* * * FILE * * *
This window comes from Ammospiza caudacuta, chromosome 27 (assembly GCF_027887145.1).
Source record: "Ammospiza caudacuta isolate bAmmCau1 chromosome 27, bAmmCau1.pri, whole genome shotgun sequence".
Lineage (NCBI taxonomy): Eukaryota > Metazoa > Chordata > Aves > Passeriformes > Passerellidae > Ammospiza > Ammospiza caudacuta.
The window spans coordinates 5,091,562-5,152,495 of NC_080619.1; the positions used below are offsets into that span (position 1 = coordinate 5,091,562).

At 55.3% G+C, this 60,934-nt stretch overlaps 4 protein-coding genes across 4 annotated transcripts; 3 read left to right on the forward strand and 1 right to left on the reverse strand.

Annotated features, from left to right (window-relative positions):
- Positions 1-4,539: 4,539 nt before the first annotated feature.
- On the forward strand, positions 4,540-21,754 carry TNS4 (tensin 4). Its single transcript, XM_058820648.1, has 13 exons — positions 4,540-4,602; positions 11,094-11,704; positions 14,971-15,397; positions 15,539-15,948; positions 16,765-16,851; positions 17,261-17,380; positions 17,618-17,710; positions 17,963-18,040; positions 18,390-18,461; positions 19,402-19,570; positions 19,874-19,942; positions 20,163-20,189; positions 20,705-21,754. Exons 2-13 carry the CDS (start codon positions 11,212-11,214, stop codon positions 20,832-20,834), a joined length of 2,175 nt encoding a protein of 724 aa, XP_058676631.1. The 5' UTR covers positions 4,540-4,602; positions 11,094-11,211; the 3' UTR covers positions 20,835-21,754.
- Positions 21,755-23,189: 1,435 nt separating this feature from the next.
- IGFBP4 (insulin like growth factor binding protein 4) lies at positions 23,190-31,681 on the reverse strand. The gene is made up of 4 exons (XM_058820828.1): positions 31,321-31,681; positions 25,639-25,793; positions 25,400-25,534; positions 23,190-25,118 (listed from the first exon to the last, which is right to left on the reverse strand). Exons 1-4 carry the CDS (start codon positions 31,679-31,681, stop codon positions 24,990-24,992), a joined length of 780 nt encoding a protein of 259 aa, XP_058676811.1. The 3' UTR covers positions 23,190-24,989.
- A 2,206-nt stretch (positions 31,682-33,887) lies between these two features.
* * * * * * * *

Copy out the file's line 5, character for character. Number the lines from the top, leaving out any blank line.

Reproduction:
At 55.3% G+C, this 60,934-nt stretch overlaps 4 protein-coding genes across 4 annotated transcripts; 3 read left to right on the forward strand and 1 right to left on the reverse strand.